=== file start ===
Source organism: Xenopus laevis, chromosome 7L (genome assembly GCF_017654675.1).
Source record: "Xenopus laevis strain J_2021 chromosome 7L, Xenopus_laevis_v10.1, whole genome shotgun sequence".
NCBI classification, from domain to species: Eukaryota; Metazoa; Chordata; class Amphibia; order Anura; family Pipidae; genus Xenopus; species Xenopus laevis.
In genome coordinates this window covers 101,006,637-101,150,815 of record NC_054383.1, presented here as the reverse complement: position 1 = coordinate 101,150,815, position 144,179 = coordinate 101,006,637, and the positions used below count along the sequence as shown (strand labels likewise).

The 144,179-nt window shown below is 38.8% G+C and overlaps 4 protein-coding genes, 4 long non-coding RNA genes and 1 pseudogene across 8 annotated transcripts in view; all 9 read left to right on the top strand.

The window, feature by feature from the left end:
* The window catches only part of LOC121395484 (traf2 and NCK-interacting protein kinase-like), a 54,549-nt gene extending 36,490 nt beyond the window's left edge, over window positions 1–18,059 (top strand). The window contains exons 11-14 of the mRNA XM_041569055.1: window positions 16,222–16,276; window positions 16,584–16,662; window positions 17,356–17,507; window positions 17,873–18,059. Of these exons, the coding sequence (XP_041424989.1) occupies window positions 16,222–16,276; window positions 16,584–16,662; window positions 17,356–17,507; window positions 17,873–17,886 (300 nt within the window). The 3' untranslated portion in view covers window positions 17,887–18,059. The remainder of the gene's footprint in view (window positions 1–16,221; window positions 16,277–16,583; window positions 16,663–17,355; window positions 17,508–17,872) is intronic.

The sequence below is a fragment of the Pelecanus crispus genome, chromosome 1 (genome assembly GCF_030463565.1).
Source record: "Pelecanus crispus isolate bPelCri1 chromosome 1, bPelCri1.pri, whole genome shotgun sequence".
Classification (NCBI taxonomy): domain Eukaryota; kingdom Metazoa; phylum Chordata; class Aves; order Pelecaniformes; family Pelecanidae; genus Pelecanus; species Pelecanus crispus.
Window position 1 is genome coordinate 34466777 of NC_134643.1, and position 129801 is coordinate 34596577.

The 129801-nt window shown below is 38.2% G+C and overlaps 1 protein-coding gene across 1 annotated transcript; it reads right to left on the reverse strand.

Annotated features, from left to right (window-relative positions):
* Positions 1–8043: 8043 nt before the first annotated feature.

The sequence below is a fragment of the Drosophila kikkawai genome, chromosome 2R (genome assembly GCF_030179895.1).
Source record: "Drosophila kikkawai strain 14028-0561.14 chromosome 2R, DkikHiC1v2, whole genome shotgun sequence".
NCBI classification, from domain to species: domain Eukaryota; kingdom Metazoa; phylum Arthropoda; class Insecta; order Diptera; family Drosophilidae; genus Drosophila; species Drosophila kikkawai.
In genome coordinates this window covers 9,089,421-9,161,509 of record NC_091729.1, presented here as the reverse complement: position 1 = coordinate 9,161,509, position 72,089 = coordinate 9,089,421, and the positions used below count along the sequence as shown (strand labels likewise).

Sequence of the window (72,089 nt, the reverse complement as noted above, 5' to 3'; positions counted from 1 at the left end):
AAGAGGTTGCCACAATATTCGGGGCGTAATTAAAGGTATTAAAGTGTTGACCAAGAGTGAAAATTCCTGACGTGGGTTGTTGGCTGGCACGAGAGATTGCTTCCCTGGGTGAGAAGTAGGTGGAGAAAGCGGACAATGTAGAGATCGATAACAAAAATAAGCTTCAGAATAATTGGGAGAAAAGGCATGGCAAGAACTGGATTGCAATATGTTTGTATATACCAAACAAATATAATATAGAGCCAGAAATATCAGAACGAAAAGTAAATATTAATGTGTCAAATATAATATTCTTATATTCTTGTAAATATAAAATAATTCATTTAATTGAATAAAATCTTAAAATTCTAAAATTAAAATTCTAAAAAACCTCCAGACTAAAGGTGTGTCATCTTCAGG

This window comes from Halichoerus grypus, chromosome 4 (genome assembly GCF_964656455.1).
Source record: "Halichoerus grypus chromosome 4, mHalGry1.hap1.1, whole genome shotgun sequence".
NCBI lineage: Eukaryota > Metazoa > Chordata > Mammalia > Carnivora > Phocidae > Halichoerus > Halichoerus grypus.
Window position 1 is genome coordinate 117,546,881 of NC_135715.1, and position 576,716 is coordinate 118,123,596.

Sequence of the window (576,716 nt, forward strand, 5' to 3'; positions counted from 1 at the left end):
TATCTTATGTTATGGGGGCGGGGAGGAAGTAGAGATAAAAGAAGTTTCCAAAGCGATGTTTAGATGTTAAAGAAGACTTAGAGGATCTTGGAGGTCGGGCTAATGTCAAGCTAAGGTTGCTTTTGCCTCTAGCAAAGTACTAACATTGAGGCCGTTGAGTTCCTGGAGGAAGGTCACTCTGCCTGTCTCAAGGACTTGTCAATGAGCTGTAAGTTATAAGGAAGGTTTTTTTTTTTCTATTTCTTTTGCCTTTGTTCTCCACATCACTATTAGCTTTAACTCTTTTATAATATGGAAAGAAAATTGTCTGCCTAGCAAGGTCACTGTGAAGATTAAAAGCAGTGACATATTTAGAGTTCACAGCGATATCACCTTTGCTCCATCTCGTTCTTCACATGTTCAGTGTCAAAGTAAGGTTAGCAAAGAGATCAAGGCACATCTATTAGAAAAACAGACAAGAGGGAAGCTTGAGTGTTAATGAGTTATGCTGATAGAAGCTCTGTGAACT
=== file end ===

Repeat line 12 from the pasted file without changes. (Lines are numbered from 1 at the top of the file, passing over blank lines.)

The 129801-nt window shown below is 38.2% G+C and overlaps 1 protein-coding gene across 1 annotated transcript; it reads right to left on the reverse strand.